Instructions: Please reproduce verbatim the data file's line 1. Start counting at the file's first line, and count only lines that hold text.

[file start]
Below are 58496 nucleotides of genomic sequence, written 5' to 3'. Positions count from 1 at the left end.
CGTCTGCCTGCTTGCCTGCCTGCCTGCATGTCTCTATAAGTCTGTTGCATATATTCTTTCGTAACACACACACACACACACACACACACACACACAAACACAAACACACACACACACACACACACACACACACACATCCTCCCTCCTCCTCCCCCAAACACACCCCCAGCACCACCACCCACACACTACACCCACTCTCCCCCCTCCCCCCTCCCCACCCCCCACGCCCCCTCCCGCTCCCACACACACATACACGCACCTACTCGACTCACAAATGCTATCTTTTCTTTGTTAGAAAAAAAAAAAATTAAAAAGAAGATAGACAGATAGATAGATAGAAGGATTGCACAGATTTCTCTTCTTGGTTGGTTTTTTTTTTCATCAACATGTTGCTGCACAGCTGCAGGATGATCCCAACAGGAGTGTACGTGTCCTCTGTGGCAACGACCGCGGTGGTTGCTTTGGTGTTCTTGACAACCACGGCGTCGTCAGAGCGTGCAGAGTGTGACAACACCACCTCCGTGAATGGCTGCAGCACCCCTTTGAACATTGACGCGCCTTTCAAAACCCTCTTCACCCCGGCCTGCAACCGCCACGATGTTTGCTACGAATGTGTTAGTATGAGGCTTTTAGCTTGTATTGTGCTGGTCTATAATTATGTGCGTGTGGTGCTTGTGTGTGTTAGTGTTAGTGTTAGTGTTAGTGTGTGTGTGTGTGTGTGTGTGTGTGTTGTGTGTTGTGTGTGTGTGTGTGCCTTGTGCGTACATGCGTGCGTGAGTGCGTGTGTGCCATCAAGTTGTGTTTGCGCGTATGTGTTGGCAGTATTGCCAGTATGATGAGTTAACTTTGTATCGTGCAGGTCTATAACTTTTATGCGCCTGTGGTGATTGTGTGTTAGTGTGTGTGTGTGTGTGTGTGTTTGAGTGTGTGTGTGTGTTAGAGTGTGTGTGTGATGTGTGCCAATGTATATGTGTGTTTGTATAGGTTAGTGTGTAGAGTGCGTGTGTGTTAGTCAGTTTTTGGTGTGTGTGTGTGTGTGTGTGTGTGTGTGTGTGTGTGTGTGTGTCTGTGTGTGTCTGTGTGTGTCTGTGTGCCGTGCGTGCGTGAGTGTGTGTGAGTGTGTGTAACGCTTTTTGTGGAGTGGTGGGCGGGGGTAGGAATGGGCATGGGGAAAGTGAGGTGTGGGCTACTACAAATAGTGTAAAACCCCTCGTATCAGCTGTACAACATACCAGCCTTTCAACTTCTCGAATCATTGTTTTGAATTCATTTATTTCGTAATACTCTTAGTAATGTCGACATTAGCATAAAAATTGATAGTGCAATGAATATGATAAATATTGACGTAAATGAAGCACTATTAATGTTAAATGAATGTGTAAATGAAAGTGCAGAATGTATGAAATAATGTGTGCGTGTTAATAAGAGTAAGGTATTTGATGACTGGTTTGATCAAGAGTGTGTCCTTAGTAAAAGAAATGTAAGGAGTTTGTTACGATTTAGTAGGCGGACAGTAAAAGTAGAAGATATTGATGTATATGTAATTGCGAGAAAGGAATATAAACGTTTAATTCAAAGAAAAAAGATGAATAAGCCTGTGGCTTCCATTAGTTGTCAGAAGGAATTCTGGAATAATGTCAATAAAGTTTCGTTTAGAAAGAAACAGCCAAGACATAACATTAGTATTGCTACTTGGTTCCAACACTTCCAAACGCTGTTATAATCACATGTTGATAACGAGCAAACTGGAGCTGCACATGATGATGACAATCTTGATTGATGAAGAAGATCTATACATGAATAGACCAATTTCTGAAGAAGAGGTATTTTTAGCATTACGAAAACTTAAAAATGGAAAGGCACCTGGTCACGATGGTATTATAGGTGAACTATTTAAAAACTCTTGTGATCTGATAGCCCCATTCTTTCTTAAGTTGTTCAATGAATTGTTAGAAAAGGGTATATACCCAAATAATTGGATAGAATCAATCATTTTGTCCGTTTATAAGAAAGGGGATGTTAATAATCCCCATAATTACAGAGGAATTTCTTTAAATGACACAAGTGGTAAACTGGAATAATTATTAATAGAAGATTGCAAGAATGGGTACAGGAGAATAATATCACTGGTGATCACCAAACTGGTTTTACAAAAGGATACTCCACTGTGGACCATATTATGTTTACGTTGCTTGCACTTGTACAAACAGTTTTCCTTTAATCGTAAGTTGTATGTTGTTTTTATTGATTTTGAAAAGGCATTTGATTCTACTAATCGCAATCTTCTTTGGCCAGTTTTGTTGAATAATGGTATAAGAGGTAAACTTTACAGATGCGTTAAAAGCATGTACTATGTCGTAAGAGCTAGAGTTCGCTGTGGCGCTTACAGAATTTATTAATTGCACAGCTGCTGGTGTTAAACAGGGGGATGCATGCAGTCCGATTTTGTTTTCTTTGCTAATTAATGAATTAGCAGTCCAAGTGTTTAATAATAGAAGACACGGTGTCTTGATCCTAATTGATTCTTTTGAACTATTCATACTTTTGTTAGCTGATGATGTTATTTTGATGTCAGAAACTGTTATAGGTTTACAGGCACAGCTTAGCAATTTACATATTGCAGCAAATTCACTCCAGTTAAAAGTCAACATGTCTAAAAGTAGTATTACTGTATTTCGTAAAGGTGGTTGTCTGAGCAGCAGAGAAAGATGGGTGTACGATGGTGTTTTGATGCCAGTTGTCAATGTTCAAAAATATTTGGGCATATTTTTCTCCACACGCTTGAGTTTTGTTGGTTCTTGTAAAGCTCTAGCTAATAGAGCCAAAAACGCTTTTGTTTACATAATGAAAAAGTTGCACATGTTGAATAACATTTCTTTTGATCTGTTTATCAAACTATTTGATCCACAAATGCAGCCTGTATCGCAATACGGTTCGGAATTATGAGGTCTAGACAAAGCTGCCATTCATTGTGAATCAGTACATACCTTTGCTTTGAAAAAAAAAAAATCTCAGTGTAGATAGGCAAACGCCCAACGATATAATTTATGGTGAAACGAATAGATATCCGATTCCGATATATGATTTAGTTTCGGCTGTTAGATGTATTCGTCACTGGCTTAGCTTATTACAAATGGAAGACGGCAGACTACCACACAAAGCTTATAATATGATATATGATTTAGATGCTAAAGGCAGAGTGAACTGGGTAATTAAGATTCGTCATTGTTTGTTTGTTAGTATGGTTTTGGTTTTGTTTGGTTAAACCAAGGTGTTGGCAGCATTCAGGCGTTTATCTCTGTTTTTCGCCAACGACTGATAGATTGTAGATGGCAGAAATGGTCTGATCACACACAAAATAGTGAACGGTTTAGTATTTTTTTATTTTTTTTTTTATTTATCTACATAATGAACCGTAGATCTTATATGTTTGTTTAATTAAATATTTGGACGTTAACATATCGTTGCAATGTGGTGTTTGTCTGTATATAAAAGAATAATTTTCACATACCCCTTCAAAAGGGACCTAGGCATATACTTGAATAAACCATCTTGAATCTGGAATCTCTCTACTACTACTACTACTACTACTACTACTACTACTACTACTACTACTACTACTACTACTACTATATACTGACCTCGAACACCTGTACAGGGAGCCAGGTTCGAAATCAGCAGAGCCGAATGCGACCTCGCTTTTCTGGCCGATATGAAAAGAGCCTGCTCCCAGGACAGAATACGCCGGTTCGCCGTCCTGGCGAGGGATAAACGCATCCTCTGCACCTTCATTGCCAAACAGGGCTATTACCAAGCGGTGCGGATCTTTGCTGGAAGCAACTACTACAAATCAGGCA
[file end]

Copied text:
Below are 58496 nucleotides of genomic sequence, written 5' to 3'. Positions count from 1 at the left end.